As pandemic crushes the young, all student loan rescue efforts should be created equal

Eight million private sector borrowers were excluded from the federal stimulus package that provides relief for crushing student loan debt.

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Students on the University of Illinois campus in Urban in 2015. Banks and the federal government must provide more relief for the millions of private student loan borrowers left out of the recent coronavirus stimulus package.

Students walk on the University of Illinois campus. One in five Americans, mostly younger, have student loan debt. Almost a third of Americans under age 34 have lost jobs because of the pandemic.

Heather Coit/AP

Say you’re a recent college graduate, working as a barista and driving for Uber while looking for a career in your chosen field.

You’re managing to make ends meet, but now the coronavirus pandemic hits. The coffee shop shuts down. Uber customers stop calling. You’re not thrilled about picking up fares anyway because anybody could expose you to the virus.

Meanwhile, forget about that career for now. The economy is virtually at a standstill.

Everything’s upside down except your bills — including a monthly student loan payment — which never go away.

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You could use a break from that student loan payment, and if you took out a federal loan, you’ll get one. As part of the $2 trillion coronavirus stimulus package passed by Congress, borrowers of federal student loans can suspend their payments through Sept. 30, with no additional interest and no harm to their credit rating.

But if you borrowed for school through a private lender — which was the case for some 8 million to 9 million Americans who have outstanding student loans — you’re out of luck. There’s no help coming to you from Washington.

And that is simply not fair.

Treat private loans the same

Here’s what we believe should happen:

As outlined in a March 27 letter signed by 11 Democratic senators and one independent — Bernie Sanders — and sent to dozens of major student loan lenders, required payments on student loans from private lenders should be suspended without penalties, just as the stimulus package allowed the suspension of payments on federal loans. Collection efforts, including lawsuits, should be suspended. The delinquent loans of borrowers in severe financial straits, such as bankruptcy, should be canceled. And borrowers should be offered more lenient repayment options over the long term.

If this proposal — spearheaded by Senators Dick Durbin of Illinois, Elizabeth Warren of Massachusetts and Sherrod Brown of Ohio — goes nowhere with private lenders, Congress should step in. It should make things fair and equal, granting borrowers of private student loans the same relief as those who have federal loans.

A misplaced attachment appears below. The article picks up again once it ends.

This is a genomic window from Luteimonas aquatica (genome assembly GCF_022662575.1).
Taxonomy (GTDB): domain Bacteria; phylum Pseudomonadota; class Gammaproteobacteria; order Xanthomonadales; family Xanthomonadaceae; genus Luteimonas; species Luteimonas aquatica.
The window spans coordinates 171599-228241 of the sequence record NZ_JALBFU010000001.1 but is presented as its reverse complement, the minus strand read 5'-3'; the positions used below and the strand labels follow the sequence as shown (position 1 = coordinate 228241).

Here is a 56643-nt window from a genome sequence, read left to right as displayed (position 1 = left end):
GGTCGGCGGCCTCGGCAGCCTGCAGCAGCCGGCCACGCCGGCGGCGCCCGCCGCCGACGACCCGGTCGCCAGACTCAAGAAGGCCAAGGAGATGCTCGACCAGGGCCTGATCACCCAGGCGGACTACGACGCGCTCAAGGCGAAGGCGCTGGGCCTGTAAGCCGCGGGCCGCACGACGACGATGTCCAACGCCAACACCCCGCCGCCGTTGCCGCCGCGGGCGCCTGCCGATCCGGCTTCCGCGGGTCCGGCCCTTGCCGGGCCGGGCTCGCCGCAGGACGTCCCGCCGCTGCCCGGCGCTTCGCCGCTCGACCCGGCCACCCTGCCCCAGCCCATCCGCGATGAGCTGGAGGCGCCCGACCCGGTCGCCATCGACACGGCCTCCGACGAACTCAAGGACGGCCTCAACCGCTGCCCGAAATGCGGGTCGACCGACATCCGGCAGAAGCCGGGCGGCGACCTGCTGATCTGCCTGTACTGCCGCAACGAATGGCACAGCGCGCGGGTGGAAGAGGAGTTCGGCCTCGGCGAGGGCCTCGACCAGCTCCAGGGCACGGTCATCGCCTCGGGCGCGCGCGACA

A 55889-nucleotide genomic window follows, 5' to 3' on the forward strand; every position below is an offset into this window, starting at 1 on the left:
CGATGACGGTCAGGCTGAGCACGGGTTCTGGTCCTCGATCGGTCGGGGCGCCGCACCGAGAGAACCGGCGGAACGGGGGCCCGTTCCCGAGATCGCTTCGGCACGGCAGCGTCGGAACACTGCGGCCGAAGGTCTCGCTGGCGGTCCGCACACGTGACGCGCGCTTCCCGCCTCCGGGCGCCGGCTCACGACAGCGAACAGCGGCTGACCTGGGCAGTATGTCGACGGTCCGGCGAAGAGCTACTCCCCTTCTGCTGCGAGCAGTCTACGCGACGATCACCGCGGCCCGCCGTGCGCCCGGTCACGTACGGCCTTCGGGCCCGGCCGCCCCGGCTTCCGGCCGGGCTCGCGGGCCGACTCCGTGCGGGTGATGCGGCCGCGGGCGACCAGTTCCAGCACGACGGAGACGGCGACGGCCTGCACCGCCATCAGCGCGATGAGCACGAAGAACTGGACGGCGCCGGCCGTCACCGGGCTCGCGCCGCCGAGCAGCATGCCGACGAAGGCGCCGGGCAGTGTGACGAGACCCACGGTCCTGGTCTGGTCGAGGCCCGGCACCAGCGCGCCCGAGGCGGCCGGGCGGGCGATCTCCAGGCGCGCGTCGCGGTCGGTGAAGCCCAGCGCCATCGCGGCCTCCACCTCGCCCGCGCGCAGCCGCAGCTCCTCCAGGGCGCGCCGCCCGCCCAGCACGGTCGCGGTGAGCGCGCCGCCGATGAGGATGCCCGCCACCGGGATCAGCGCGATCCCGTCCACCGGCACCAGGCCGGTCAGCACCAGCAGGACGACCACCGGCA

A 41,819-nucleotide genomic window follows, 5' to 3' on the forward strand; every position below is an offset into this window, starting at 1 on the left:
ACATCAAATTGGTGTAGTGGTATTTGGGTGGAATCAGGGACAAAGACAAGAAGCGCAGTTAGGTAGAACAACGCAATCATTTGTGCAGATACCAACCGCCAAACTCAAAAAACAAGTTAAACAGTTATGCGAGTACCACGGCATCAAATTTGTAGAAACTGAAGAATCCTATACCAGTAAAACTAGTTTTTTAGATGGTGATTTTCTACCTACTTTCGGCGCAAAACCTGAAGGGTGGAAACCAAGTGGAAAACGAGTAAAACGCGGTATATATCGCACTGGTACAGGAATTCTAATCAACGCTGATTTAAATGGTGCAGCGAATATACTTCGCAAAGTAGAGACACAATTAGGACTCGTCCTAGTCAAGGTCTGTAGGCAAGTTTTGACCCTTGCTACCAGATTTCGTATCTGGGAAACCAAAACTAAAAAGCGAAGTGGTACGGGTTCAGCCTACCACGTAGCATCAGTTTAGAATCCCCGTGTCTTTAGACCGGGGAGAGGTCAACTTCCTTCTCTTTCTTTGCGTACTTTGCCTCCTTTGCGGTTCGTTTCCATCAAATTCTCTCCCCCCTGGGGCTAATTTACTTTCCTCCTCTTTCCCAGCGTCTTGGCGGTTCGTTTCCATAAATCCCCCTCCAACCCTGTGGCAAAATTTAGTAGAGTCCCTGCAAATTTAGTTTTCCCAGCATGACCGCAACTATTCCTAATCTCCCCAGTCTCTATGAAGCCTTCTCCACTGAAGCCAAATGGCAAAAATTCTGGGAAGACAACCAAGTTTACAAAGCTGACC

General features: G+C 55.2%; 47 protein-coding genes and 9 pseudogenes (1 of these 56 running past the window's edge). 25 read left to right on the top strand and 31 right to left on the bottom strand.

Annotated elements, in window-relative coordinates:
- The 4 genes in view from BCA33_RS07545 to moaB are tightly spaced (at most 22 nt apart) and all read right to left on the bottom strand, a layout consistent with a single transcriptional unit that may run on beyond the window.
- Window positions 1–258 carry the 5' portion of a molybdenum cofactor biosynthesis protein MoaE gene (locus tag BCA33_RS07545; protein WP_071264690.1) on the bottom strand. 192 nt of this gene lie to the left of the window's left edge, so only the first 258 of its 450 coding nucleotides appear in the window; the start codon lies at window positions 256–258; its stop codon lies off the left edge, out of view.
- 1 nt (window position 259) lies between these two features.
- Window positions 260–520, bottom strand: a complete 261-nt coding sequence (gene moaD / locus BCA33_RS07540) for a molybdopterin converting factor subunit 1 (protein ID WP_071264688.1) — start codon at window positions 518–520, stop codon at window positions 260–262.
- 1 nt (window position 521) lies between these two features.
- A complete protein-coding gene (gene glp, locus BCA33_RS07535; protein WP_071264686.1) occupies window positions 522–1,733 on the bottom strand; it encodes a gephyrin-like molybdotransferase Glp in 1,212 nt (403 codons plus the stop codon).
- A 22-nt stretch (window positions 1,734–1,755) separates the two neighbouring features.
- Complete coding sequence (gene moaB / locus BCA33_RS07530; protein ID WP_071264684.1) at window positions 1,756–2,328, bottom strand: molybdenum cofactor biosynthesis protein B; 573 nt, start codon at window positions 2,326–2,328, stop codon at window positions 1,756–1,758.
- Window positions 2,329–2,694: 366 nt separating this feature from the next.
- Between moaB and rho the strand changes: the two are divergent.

Younger workers, who overwhelmingly account for the 1 in 5 Americans who have student loan debt, have been among the hardest hit by the pandemic. Almost a third of workers ages 18 to 34 have lost their jobs, compared to 15 to 22 percent of workers 35 and over, according to a Harris survey in late March. And, for that matter, holders of student loans from private lenders owe more, on average, than holders of federal loans.

Student loan crisis grows worse

Long before anybody ever heard of COVID-19, there was a very real student loan crisis in our country, threatening to hobble the lifelong prospects of a generation of young Americans.

Even before the pandemic, the aggregated amount of student loan debt had risen to $1.6 trillion. In a way that their parents, who grew up in a time of more affordable higher education, never had to grapple with, young Americans have had to wait longer to start families and buy homes.

In previous editorials, we have called for forgiving some student loans, expanding Pell Grants, providing free tuition, spending more on workforce training and increasing spending on historically black colleges and universities and minority-serving institutions.

Bad loans from the start

Private market student loans often are problematic to begin with.

Private lenders don’t offer the same protections offered by the federal government. If your loan is from, say, Wells Fargo or Navient, there’s no provision for loan forgiveness, for example, if you choose to work in the public sector after graduation. And flexible repayment plans are typically nonexistent.

Private lenders have a record of jumping on collection action immediately when borrowers miss a few payments, even in hard times — like now.

“We’re seeing them take borrowers to court, even during this pandemic,” Moira Vahey, of the Student Borrower Protection Center, told us. “And dragging people into court now is a public health as well as a predatory issue.”

Our nation’s student loan crisis has just grown worse, as young people by the tens of millions are thrown out of work because of the pandemic. We should at least insist that federal efforts to come to the rescue treat all student loans — government-backed or private — the same.

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